Baby, baby, please let me hold him

6 12 2012

I’m too broke to be decadent—but if I had the money. . . ?

Well, I’m probably too boring to be decadent: couldn’t be trendy if I tried.

I’ll leave the Douthat-slaps (similar to a dope-slap, but administered with sacred sorrow) to Katha Pollitt (among the many, many, others), and be glad that others have waded through his muck so that I don’t have to.

Do allow me, however, this one obvious point: The reason some of us don’t have children is that some of us don’t want children. At all.

Not: don’t-want-children-because-want-something-else-more, but: don’t want.

The usual disclaimers: I like kids. I’m glad other people want to have kids, and I think our environmental problems have more to do with too much consumption than with too many people (although consumption and people are not, of course, unrelated).

So, yeah: Babies!

Just not for me.

That I can choose not to have babies for the mere reason that I don’t want them is, for any number of fertility-mongerers the real decadence. That is, it’s not that I want to live the Euro-trash life, but that I can choose, and because I can choose, I can choose wrongly.

In other words, it’s a mere hop, skip, & jump from choice to civilizational collapse.

There’s nothing particularly new about this equation—this is a standard reactionary-conservatism trope—but just because it’s old doesn’t make it any more correct or less irritating. I’ll skip the rant on why it’s irritating (it’s late and I’m erasing 10 words for every 5 I write, so, y’know), and, oh hell, I’m just going to bring this back around to me.

I chose not to have kids, but to focus on the choice is to miss the real point, which is that I never wanted kids. The choice depends on the desire, and it was never my desire to have children. I didn’t choose not to have children I wanted; in some sense, I didn’t choose at all, but merely recognized that I lacked what it took to be a good mother—namely, the desire to be a mother at all.

Taking away my choice on that matter would not have changed the desire, nor would incentives have made a difference. Sure, some women forced into motherhood may come to love it, and more social support might make a difference in the number of children one might have, but that still leaves some of us to say Nope, no thanks.

I take motherhood—parenthood—very seriously, and believe that if you’re going to have kids, you oughtta do it right.

Tough to see how you can do it right if you don’t want to do it at all.


Now give me money, that’s what I want

6 03 2011

Dr. Donald Levin feels bad.

The psychiatrist is no longer able to treat patients with talk therapy, is no longer able to meet with them for those regular 50-minute-hour sessions, no longer able to sit and take in the vagaries of human existence. Instead, he must limit himself to 15-minute increments, enough time to write a scrip for meds but not, alas, much time to get to know them, or even remember their names.

As he told a reporter from the New York Times,

“I miss the mystery and intrigue of psychotherapy,” he said. “Now I feel like a good Volkswagen mechanic.”

“I’m good at it,” Dr. Levin went on, “but there’s not a lot to master in medications. It’s like ‘2001: A Space Odyssey,’ where you had Hal the supercomputer juxtaposed with the ape with the bone. I feel like I’m the ape with the bone now.”

I had some sympathy for Dr. Levin. Insurers are stingy in reimbursing all types of medical care, and can be especially stingy in mental health care. Levin has to pay the bills, which means adjusting to a reimbursement system which pays him more and more reliably for those 15-minute increments than it does for the 5/6 hour.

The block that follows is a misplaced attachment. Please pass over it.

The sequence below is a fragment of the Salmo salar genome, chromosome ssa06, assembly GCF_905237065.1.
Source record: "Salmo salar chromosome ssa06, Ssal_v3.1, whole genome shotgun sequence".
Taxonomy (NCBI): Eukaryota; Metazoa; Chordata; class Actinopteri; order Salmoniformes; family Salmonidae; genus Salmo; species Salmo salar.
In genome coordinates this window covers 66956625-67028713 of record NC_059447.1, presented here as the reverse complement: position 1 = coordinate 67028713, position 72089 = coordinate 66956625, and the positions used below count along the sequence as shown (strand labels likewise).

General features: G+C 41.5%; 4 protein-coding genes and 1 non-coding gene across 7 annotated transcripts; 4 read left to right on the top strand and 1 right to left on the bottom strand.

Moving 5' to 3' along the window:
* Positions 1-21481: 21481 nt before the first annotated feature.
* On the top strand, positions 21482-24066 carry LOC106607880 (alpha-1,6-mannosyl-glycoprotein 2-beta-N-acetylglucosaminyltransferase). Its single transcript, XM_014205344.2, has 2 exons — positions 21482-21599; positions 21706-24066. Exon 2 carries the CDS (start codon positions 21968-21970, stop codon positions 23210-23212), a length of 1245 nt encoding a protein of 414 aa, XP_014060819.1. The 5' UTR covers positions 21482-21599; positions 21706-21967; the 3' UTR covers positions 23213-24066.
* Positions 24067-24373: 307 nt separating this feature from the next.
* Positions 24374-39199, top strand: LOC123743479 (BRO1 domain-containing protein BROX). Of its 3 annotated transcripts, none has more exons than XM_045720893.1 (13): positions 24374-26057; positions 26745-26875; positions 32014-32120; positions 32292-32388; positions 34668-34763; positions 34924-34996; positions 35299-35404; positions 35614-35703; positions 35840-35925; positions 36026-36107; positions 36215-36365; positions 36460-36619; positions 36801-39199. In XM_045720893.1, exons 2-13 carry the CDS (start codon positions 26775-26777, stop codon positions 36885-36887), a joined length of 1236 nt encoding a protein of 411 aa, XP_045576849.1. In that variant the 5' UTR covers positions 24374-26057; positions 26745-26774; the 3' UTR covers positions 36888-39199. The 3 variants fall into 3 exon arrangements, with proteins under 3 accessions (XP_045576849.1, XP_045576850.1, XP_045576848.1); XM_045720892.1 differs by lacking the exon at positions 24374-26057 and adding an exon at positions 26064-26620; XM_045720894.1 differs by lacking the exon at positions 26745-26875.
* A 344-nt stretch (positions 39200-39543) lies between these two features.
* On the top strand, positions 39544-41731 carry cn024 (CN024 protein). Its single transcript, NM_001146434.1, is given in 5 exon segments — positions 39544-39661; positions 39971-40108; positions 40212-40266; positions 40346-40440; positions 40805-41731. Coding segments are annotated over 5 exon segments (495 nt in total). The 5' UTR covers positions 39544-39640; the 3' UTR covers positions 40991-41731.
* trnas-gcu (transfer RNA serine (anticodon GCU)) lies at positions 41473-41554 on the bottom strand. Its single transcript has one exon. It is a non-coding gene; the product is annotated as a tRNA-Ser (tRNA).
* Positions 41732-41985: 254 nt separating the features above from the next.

But then I read this:

He could have accepted less money and could have provided time to patients even when insurers did not pay, but, he said, “I want to retire with the lifestyle that my wife and I have been living for the last 40 years.”

“Nobody wants to go backwards, moneywise, in their career,” he said. “Would you?”

My sympathy shriveled.

There is still a nugget of fell0w-feeling: The man has lost a way of life which was both congenial and supported him, and loss is loss.

The shrivel comes in, however, insofar as he made a choice: Psychotherapy or money, and he chose money.

A very practical choice, and not one to be gainsaid. After all, as the article pointed out, a psychiatrist can make $150 for three 15-minute med visits versus $90 for 50 minutes of talk therapy. Levin (with help from his wife, a former psychotherapist), now works 11-hour days and sees around 40 patients per day. They charge for missed appointments, faxed refills, and penalize for missed co-pays.

It’s quite a business they have set up, and the patients who spoke to the reporter seemed satisfied with their relationship to Dr. Levin.

But here’s where the shrivel comes in: Levin chose this business. Not a “free” choice, true, but most vocational choices are not. He could have chosen to continue to practice psychotherapy and forgo the money; he could have chosen to mix psychotherapy with the scrip mill, sacrificing some money but keeping some of the “intrigue” of the therapeutic relationship; or he could turn his office into a full-time scrip mill, in order to maximize financial returns—which is, of course, what he did.

He may lament the consequences of this choice, but, as he noted himself, he wanted the money. More than anything else, he wanted the money.

I don’t begrudge him that. Really. There is nothing dishonorable in what he’s doing, and, as noted, he appears to be helping his clients.

But I also don’t know why I should in any way care about Dr. Levin’s lament that “I had to train myself not to get too interested in their problems”—because doing so would mean he’d spend too much non-reimbursable time with them.

He might genuinely feel bad about his loss, but if so, he’s crying all the way to the bank.